Inventor Stanley Koren and Michael Persinger, a neuroscientist at the University of Sudbury in Ontario, developed an experimental device referred to as the "God helmet," which produces a magnetic field that stimulates the brain's temporal lobe. Reportedly, eighty percent of the people who have tried out the helmet reported a presence beside them in the room, sometimes described as angels, a departed loved one, or even God. Persinger's work has naturally come under scrutiny by scientists unable to replicate his results, and it has instead been suggested that a subject's suggestibility predicts their response to the helmet experience.
Smartphone Controlled With The Eyes
Researchers for Japanese telecom operator NTT DoCoMo have been working for several years on a system that allows users to control their smartphone with eye movements. Unlike the Samsung Galaxy S4, which employs a camera to track eye movements, DoCoMo's prototype is based on headphones that detect weak electrical variations generated by eye movements. This system is more precise and works even when the user has his or her eyes closed. According to the demonstration, the technology can be used to raise or lower the volume of the device and select music tracks.
Professor Fiorenzo Omenetto of Tufts University in Massachusetts has created a circuit composed of silicon, magnesium, and reconstituted silk. The goal is to insert this circuit inside the human body and use it as a mini-laboratory on a chip. It has the ability to disintegrate after a certain period of time, and that interval can be altered by adjusting the properties of the silk. The residues can be dissolved in water or fluids, or assimilated. According to Tufts, the research team is considering more complex devices that can be adjusted in real-time, or respond to other environmental changes.
Of all the crazy experiments we've come across, a wine-soaked superconductor takes the cake. Japanese scientists were partying when they decided to boil the wine and add it to iron telluride. To their surprise, the results were excellent. Two years later, they discovered that Beaujolais, based on the gamay grape, is the best for this application because of its high concentration of tartaric acid. French wine just may have found itself a new market.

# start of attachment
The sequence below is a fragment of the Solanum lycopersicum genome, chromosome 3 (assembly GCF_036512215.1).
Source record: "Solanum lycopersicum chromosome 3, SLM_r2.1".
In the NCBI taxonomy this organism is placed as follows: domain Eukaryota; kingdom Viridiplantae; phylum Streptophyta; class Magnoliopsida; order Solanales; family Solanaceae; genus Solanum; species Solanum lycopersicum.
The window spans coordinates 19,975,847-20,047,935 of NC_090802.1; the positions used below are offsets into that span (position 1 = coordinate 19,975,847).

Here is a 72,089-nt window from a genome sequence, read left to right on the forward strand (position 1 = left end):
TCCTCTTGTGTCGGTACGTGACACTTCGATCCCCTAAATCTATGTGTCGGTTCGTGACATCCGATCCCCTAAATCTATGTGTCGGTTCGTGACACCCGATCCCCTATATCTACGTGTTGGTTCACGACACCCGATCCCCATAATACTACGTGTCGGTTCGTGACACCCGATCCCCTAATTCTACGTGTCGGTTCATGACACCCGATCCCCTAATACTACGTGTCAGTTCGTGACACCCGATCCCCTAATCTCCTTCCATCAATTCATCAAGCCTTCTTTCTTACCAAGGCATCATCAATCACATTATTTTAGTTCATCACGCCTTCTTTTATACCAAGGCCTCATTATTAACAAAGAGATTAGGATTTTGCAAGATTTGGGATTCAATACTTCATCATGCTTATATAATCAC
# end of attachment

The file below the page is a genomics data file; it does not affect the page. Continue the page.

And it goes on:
Researchers at Bristol University in the U.K. have been granted 2.47 million euros ($3.35 million) in funding from the European Union for their work on malleable displays. Named GHOSTs (Generic and Highly Organic, Shape-changing inTerfaces), the screens can adopt and maintain any shape. Touching them allows you to interact with the connected system and send commands. This research will advance the understanding of organic materials used in computer imaging and the challenges inherent in this type of interface.
University College London in England has created a virtual reality system through which humans control a robotic rat in order to interact with real rats. The rat sees a rudimentary rat-bot representation of itself, while the human perceives the rat as a human avatar through virtual reality. Researchers had the humans and rats play games. In one, the humans actually believed they were interacting with other humans.
The researchers hope to use this technology for exploring difficult-to-reach areas and break down boundaries in videoconferencing.
Researchers at the University of British Columbia in Canada have created a battery powered by human blood. It uses yeast cells, which metabolize the glucose in blood and transfer electrons, creating about 400 nW of current. The concept is very interesting, as a battery capable of feeding on organic fuel could last much longer than today's lithium-ion batteries, which are good for up to 15 years in medical applications. The biggest challenge is managing the waste created by the battery once glucose is consumed.
Professor Mallett's Time Machine
Professor Ronald Mallett of the University of Connecticut is known for his research in time travel. Mallett wants to go back in time to save his father from a fatal heart attack. In addition to Mallett's work on black holes, relativity, gravity, and astrophysics, he is now working on a laser-based system capable of manipulating the space-time continuum. Of course, there's also work challenging some of Mallett's theories.
A Self-Replicating Printer
In 2005, Adrian Bowyer of the University of Bath in the U.K. launched the RepRap project, a 3D printer capable of creating its own components in order to "reproduce" itself. The design and programs are available under a GNU GPL license. The machine managed to create its first clone in May 2008. The team is not the only one working on this concept; the same year, researchers at Cornell University created a machine capable of assembling itself and building other machines. Unlike the printer, however, it can't make its own components. You can learn more about RepRap on the project's home page, which goes so far as to walk you through building your own.
The Kiss Machine
We close this article with one of the craziest machines from our round-up. In 2011, Japanese researchers created a system that allows kisses to be transmitted over the Internet. Dubbed the Kissenger, the little orb-shaped machines are pressed against the mouth and lip movements against the machine are then recorded. The lip mechanism on the receiver's Kissenger then replicates the lip movements that you recorded. Hooman Samani, a researcher at National Taipei University in Taiwan, reworked the concept with Singaporean scientists and presented the second version of the machine, Kissenger 2.0. Now sporting an instant-messaging system, Kissenger 2.0 allows you to essentially "make out" with somebody halfway around the world.